With the start of fourth quarter, the annual fall tradition of discussing Section 179’s tax benefits of the Internal Revenue Service Tax Code will start proliferating Internet search engines from financing providers. Admittedly, Americorp Financial also has jumped the shark with promotional materials showing Section 179’s potential tax benefits for leased equipment.
HOWEVER, Americorp Financial also wants our vendor partners to know that Section 179 might not hold as much water with your customers based on their specific business conditions and model. According to Americorp Chief Financial Officer Steven Grant, the updated Tax Cuts and Jobs Act provides additional flexible options with bonus depreciation deductions.
As an overview, the Tax Cuts and Jobs Act (TCJA) created new expense options for equipment acquisitions.
- TCJA increased the Section 179 deduction from $510,000 to $1 million and increased the phaseout limit from $2 million to $2.5 million.
- TCJA increased the bonus depreciation deduction from 50% to 100%, although there is no requirement to use 100%.
Is Section 179 still your customer’s best expense option under the new tax law?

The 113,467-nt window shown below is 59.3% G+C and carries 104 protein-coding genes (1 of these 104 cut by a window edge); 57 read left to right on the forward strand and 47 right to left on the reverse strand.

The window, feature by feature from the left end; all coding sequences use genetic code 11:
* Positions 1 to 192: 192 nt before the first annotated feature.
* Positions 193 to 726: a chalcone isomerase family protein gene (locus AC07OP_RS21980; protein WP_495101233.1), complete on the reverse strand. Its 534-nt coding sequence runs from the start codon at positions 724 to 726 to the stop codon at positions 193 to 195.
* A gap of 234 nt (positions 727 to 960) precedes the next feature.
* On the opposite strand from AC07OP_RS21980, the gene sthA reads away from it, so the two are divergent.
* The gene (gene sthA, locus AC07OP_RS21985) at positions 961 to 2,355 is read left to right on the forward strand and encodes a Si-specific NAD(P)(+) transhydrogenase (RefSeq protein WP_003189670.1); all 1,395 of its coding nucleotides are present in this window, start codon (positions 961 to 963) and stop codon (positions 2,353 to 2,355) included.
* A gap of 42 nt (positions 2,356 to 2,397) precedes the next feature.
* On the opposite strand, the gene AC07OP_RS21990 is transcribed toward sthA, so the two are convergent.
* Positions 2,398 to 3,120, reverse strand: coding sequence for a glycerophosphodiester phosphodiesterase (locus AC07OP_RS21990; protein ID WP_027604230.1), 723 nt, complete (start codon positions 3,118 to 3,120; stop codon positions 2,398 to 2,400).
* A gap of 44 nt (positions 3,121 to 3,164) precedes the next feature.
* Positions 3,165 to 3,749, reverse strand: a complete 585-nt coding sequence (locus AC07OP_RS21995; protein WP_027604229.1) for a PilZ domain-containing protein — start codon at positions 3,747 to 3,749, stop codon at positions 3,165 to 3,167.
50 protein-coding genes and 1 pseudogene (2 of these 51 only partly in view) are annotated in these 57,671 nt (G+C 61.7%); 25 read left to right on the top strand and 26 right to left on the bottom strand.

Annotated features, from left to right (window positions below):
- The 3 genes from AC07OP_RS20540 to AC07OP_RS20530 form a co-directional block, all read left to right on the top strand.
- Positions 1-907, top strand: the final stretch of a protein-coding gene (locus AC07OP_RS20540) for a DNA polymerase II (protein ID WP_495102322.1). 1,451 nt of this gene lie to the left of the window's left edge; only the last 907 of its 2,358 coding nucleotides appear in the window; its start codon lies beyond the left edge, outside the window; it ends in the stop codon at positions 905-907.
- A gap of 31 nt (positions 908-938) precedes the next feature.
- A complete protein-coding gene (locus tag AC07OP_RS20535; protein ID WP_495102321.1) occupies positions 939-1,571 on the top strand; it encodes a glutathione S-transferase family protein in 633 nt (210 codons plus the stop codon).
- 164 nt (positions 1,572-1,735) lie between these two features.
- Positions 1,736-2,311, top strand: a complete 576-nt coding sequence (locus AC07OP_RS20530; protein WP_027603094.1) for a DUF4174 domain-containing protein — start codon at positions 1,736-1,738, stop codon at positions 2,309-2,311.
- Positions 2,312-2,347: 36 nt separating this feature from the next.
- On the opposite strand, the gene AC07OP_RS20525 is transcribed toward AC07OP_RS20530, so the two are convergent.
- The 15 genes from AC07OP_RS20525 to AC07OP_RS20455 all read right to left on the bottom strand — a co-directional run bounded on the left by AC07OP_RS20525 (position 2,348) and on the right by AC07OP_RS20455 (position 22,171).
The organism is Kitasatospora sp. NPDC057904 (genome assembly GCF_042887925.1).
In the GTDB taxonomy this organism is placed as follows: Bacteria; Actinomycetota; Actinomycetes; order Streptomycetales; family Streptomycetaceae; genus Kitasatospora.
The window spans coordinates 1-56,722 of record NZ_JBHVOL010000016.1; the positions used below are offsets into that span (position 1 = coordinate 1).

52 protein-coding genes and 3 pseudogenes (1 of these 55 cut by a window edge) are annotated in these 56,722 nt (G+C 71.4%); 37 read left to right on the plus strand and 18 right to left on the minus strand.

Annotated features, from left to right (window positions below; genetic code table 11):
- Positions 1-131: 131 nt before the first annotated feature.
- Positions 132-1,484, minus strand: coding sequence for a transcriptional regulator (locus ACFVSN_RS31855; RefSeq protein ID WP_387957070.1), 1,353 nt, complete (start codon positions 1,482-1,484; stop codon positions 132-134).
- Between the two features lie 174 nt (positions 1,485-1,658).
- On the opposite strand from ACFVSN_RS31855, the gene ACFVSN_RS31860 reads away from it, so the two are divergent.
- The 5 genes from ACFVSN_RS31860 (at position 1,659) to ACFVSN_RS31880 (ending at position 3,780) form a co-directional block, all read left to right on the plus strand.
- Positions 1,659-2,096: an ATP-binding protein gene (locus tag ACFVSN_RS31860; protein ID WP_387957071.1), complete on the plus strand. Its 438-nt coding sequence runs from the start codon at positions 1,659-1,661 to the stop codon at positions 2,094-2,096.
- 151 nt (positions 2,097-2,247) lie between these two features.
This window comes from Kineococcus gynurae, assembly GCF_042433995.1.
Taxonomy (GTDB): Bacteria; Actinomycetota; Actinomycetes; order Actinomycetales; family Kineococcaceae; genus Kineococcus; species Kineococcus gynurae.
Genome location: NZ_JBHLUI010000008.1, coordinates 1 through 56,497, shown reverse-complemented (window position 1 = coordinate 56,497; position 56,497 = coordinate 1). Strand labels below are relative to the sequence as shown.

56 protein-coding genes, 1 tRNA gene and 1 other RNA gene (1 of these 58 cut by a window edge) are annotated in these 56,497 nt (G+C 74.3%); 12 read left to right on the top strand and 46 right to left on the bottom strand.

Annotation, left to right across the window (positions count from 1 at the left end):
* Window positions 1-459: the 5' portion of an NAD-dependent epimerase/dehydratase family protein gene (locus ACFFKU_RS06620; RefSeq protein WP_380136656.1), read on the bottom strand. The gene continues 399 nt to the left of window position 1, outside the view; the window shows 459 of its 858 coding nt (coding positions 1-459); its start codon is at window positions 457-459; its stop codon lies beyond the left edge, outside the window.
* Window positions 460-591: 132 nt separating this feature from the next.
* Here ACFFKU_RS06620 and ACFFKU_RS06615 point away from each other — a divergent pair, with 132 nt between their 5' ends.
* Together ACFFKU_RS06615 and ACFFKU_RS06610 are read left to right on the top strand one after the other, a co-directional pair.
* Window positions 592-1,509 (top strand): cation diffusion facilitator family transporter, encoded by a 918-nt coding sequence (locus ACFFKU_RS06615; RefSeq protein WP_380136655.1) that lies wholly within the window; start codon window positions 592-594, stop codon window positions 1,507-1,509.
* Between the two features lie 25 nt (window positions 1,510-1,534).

Should your customer still expense under Section 179? It depends.
- If their taxable income is greater than the Section 179 expense, the answer is “yes” and they should use Section 179. Keep in mind, Section 179 cannot result in a net loss.
- If the Section 179 expense is greater than their taxable income, the answer is “no,” and they should take the 100% bonus depreciation deduction.
What if your customer does not want to expense all their current year capital acquisitions?
- Some taxpayers may not want to take the full deduction in the year of acquisition due to tax considerations. Electing Section 179 will allow your customers to expense only those purchases they want to fully expense (given the limits) while depreciating the rest of their purchases using conventional depreciation methods.
- If they elect to use the 100% bonus depreciation deduction, ALL capital acquisitions must be expensed in the current year. They cannot selectively choose.
“Ultimately, the decision comes down to your customer as every situation is different,” Grant said. “Both sides have benefits, but Americorp Financial wants our vendors to inform their customers about the tax deductions that make the most sense for their business.”
This is not legal, tax or financial advice. You should always consult with your tax advisor for the specific impact to your business. You can review tax reform information on the IRS’ website.